Senator McCARTHY: I'd like to speak about a book launched recently called Writing in the Sand by Matt Garrick. It's the story of Yothu Yindi . It was a wonderful and significant moment when this launch took place because they had current and former band members of Yothu Yindi who were there in force along with their families. The famous band, so well known and loved, achieved what no-one had ever done before them, and I want to talk a little bit about them.
Through music that combined traditional manikay, bilma and yidaki with contemporary rock and roll, they shared the stories, language and culture of Yolngu from north-east Arnhem Land, right across Australia and the world. Yothu Yindi started as a bunch of Yolngu and balanda playing rock and roll together in the Top End in the mid-eighties. They ended up touring this country and the world. They were inducted into the Aria Hall of Fame, won many awards and became a household name both here and overseas.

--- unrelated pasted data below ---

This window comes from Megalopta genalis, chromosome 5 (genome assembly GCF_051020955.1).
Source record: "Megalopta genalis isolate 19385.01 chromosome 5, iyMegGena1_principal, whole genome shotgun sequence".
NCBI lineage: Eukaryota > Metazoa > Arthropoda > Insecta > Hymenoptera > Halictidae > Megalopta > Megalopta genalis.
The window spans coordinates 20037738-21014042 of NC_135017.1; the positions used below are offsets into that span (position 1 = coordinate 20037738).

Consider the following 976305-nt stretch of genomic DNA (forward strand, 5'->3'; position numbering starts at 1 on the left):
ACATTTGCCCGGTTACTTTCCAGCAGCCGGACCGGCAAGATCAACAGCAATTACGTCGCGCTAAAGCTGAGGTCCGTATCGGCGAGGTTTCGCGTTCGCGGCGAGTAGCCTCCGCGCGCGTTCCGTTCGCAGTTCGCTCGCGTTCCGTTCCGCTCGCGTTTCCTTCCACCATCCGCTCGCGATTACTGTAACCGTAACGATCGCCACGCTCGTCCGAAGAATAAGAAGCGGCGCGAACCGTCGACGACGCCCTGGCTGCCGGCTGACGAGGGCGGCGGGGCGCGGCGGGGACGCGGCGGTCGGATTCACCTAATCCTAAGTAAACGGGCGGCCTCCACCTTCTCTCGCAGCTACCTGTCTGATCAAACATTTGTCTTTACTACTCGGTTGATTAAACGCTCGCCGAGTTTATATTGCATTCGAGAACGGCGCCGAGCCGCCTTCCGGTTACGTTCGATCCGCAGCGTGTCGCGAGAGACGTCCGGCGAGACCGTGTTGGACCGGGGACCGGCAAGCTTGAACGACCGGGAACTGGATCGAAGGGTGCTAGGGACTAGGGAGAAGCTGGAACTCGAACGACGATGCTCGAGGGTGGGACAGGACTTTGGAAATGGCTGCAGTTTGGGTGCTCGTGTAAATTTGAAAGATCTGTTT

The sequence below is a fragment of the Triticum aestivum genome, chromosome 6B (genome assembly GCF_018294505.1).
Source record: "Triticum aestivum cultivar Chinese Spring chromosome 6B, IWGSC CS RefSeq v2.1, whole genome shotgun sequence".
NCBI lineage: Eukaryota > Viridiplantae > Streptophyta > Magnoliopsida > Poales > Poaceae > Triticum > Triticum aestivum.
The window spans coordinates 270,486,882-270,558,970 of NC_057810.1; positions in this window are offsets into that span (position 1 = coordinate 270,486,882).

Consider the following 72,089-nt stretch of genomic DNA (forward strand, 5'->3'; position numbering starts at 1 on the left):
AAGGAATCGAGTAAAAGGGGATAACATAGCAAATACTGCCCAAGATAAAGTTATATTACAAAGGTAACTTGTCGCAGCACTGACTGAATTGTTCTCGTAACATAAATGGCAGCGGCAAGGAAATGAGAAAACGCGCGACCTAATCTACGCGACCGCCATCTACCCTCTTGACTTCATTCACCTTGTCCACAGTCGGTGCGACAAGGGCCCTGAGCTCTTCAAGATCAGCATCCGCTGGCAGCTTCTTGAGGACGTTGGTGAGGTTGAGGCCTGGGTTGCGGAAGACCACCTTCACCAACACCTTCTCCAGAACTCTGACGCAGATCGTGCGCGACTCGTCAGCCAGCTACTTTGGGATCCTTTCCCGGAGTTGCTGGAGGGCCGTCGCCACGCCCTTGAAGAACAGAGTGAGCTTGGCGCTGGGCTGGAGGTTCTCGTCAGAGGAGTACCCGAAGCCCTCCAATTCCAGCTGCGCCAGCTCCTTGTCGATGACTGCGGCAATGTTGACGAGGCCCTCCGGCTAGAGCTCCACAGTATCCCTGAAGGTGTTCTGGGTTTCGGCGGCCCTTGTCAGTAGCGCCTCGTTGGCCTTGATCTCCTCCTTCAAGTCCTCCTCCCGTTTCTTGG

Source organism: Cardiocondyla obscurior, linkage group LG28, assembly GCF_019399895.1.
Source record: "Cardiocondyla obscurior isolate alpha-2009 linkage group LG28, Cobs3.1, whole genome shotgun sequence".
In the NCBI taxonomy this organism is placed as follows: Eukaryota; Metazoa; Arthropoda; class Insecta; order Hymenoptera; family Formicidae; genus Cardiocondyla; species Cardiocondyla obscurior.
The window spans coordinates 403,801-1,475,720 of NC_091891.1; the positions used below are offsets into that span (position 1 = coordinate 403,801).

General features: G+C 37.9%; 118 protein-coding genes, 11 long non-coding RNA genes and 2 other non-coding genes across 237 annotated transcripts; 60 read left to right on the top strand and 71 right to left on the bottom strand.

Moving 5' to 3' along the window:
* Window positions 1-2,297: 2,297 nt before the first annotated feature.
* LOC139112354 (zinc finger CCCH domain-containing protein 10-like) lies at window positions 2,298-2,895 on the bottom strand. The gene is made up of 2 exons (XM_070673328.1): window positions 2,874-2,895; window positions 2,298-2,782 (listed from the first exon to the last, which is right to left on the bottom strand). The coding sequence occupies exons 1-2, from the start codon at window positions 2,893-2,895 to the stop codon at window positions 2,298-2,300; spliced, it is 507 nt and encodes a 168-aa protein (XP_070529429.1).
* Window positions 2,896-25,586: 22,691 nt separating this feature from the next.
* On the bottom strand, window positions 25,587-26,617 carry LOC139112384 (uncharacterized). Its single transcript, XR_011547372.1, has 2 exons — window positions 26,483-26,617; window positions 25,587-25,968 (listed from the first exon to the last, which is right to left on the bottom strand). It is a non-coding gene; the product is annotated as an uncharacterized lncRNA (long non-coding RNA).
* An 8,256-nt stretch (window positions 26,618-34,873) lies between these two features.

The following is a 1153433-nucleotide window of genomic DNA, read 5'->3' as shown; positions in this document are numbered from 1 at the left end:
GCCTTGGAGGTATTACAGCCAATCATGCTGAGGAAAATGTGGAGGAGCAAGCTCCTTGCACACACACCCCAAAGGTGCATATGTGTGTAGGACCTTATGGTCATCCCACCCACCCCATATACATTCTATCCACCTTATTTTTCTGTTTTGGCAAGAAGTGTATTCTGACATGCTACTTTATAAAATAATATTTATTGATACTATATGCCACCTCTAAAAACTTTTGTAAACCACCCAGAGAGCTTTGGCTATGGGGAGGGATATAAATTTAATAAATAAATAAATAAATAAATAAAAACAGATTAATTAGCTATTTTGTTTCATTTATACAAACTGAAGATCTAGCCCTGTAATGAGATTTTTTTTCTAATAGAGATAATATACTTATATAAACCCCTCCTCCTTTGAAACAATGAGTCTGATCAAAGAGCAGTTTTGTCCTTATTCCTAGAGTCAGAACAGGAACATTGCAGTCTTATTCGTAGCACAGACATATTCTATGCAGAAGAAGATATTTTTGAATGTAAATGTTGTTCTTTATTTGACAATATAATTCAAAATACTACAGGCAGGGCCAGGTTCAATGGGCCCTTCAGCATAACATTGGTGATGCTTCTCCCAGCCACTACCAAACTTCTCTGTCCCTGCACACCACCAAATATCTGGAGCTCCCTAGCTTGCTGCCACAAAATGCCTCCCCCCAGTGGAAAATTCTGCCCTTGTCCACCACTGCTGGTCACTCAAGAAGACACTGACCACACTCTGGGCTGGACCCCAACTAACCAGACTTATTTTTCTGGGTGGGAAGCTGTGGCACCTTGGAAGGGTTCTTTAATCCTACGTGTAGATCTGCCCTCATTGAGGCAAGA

The late lead singer's wife, Yalmay Yunupingu, spoke of Dr M as a builder of bridges between all races. A legend of Australian rock and roll, he was also a human rights advocate as well as a pioneer educator. As principal of Yirrkala School, he had a vision to implement Both Ways education. He always talked about balance. Balance was his universal weapon, his message of hope, truth and peace. His unique vision extended further with the establishment of the Yothu Yindi Foundation along with other clan members in 1990, and since 1999 this foundation has presented the annual Garma Festival—a significant cross-cultural event which many of us have attended and learned from.
The legacy of Yothu Yindi band has been captured in the newly launched book Writing in the Sand. Through music that combined traditional languages and contemporary rock and roll, they shared the stories, language and culture of Yolngu from north-east Arnhem Land.